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Machine Learning Interviews_ Lessons from Both Sides - FSDL.pptx

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Machine Learning Interviews_ Lessons from Both Sides - FSDL.pptx

  1. 1. Machine Learning Interviews Chip Huyen (@chipro) chip@huyenchip.com
  2. 2. Slides posted on Twitter @chipro
  3. 3. My background Writing Product AI/ML Cốc Cốc browser 20M+ monthly active users Baomoi.com acquired by VNG Youth Asia acquired by Groupon
  4. 4. My work (very pro-OSS)
  5. 5. Contents ● Machine learning jobs ● Getting a job in ML ● Understanding the interviewers’ mindset ● Interview process ● Recruiting pipeline
  6. 6. Machine learning jobs
  7. 7. ● Research vs. applied research ● Research scientist vs. research engineer ● Data scientist vs. machine learning engineer
  8. 8. Research Applied research Find the answers for fundamental questions and expand the body of theoretical knowledge. Find solutions to practical problems Ex: develop a new learning method for unsupervised transfer learning Ex: develop techniques to make that new learning method work on a real world dataset Focus on long term outcome Focus on immediate commercial outcome Caveats ● Cutting-edge research is spearheaded by big corporations ● Lacking theories to explain methods that work well empirically
  9. 9. Research scientist Research engineer Develop original ideas Use engineering to actualize these ideas Might require PhDs Don’t require PhDs Might act as an advisor to research engineers Springboard to become research scientist Caveats ● Depends on organizations/teams. In some teams, there are virtually no difference ● Scientists & engineers can be equal first authors (e.g. GPT-2, Transformer paper)
  10. 10. Data scientist ML Engineers Extract knowledge and insights from structured and unstructured data ML models learn from data -> ML is part of data science Use data to help company make decisions Develop models to turn data into products Is a scientist -> engineering isn’t a top priority Is an engineer -> engineering is a top priority Caveats ● MLEs at startups might spend most of their time wrangling data, understanding data, setting up infrastructure, and deploying models instead of training ML models.
  11. 11. Machine Learning Engineer (MLE) Umbrella term to cover: ● research engineer ● devrel engineer ● data scientist ● deep learning engineer ● generic machine learning engineer It does not cover: ● ML DevOps ● framework engineer
  12. 12. ML at big companies # ML at startups
  13. 13. Big companies Startups Can afford research Can’t (estimated cost of AlphaStar is $26M)
  14. 14. Big companies Startups Can afford research Can’t (estimated cost of AlphaStar is $26M) Can afford specialists Need generalists
  15. 15. Big companies Startups Can afford research Can’t (estimated cost of AlphaStar is $26M) Can afford specialists Need generalists Standardized process Make up process as they go
  16. 16. Getting a job in ML
  17. 17. Six common paths 1. BS/MS in ML -> ML engineer Tech Ivies -> FAANG/startups
  18. 18. Six common paths 1. BS/MS in ML -> ML engineer 2. PhD in ML -> ML researcher Published at top-tier conferences -> FAANG/ML-first startups
  19. 19. Six common paths 1. BS/MS in ML -> ML engineer 2. PhD in ML -> ML researcher 3. Data scientist -> on-job training -> ML engineer/researcher Companies want to start using ML
  20. 20. Six common paths 1. BS/MS in ML -> ML engineer 2. PhD in ML -> ML researcher 3. Data scientist -> on-job training -> ML engineer/researcher 4. Software engineer -> courses -> ML engineer Software engineers want to transition into ML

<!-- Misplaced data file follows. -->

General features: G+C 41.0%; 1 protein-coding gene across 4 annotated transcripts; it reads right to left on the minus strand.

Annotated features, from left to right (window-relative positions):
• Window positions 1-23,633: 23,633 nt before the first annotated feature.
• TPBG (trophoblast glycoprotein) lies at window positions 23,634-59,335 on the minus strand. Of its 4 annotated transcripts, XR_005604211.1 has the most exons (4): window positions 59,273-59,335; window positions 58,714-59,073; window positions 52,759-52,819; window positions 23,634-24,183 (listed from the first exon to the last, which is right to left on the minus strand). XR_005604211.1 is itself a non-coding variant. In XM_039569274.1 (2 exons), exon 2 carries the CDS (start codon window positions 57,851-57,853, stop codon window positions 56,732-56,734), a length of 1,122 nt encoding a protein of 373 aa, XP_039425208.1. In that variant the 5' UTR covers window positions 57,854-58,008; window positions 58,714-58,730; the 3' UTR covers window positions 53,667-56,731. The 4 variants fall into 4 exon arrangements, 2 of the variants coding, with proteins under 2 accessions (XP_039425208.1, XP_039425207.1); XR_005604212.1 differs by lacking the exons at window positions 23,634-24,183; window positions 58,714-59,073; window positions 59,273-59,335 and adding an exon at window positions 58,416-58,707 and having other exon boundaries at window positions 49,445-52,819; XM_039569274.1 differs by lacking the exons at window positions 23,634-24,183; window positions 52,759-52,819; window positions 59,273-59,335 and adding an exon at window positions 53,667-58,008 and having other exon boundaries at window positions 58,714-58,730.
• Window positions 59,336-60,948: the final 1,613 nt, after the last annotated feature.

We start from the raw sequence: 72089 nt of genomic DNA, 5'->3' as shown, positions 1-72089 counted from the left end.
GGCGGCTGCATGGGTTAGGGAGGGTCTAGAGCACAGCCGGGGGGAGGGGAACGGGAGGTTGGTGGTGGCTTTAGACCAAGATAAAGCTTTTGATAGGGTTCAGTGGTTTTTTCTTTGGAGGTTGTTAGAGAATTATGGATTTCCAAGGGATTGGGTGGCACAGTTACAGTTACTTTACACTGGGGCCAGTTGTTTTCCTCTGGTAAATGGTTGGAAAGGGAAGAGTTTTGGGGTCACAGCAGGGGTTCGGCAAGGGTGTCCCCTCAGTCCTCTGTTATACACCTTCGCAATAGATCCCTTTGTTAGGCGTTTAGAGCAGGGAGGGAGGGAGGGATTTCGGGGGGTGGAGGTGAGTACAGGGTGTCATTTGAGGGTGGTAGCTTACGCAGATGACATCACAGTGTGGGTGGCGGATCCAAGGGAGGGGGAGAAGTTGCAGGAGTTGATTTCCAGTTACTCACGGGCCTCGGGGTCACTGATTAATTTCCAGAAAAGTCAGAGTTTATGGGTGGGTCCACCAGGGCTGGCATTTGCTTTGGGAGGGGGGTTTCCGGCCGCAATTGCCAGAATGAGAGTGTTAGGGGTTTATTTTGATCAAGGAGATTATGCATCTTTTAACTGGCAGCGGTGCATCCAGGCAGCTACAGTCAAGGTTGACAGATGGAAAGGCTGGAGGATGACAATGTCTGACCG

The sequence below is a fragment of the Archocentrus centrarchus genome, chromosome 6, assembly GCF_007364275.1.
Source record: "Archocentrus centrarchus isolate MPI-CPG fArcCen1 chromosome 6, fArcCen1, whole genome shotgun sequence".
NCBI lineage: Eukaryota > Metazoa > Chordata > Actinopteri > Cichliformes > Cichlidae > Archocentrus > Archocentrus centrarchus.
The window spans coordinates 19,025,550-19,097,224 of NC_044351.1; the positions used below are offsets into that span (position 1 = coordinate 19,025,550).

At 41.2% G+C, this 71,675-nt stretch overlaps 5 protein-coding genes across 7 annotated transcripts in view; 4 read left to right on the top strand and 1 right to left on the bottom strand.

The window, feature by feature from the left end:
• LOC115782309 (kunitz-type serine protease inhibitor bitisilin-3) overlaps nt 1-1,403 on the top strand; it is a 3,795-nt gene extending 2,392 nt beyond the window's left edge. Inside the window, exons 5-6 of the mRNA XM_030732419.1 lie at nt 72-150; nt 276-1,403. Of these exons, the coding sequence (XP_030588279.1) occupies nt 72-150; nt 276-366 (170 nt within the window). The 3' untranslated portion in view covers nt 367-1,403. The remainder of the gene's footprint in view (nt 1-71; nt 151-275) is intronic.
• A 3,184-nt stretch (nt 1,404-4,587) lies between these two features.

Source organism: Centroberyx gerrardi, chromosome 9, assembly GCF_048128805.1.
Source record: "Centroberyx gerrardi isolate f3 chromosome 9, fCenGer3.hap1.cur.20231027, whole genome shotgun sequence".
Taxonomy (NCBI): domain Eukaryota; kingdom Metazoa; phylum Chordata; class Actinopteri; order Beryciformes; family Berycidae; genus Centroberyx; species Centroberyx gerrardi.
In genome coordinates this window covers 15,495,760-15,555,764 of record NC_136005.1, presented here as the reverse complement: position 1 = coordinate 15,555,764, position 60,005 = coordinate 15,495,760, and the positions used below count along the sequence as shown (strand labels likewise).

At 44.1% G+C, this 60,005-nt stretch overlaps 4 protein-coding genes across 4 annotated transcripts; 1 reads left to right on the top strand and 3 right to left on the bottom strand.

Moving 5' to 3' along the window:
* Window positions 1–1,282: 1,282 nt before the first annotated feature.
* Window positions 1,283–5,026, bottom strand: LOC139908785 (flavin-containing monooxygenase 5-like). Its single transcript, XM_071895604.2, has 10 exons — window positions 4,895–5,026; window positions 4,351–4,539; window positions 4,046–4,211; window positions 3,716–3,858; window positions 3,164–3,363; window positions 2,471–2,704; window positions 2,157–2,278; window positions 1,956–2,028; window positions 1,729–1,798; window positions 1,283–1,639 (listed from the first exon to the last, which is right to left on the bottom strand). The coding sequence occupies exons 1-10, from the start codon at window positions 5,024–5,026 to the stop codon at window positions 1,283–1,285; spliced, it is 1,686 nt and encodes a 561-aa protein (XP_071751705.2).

21. 21. Six common paths 1. BS/MS in ML -> ML engineer 2. PhD in ML -> ML researcher 3. Data scientist -> on-job training -> ML engineer/researcher 4. Software engineer -> courses -> ML engineer 5. Adjacent fields -> on-job training -> ML researcher Not enough talents from AI/ML PhDs Ex: stats, physics, math
  22. 22. Six common paths 1. BS/MS in ML -> ML engineer 2. PhD in ML -> ML researcher 3. Data scientist -> on-job training -> ML engineer/researcher 4. Software engineer -> courses -> ML engineer 5. Adjacent fields -> on-job training -> ML researcher 6. Unrelated fields -> residency/fellowship -> ML researcher Big companies: Google, Facebook, MSFT, NVIDIA, etc. Ex: health, art, architecture, agriculture
  23. 23. Avoid anyone that promises you ML expertise in days or weeks!!
  24. 24. Senior role Junior role Hired for skills Hired for attitude
  25. 25. Do you need a PhD?
  26. 26. Do you need a PhD?
  27. 27. Do you need a PhD?
  28. 28. The only role that might require a PhD is (applied) research scientist MLE jobs MLR jobs
  29. 29. The only role that might require a PhD is (applied) research scientist MLE jobs MLR jobs We need more engineers: - To improve research - To productize research
  30. 30. Understanding the interviewers’ mindset
  31. 31. 1. Companies hate hiring ● Expensive for companies ● Stressful for hiring managers ● Boring for interviewers
  32. 32. 2. Companies don’t want the best people They want the best people who can do a reasonable job within the time and monetary constraints.
  33. 33. 3. Companies don’t know what they’re hiring for They don’t even know for sure if they’ll need that person -> job descriptions for reference purposes only
  34. 34. 4. Most recruiters can’t evaluate technical skills They rely on weak signals: - previous employers - degrees - awards/papers - GitHub/Kaggle - referrals
  35. 35. Weak signals - previous employers - degrees - awards/papers - GitHub/Kaggle - referrals
  36. 36. PSA: Past projects aren’t meritocratic - Not everyone can afford to contribute to OSS or do Kaggle competitions. - Placing too much importance on voluntary activities punishes candidates from less privileged background.
  37. 37. 5. Most interviewers are bad Little or no training for interviewers even at big companies
  38. 38. 6. Interview outcome depends on many random variables It is, in no way, a reflection of your ability or your self-worth
  39. 39. Interview process
  40. 40. Interview process Evolved out of the traditional software engineering interview process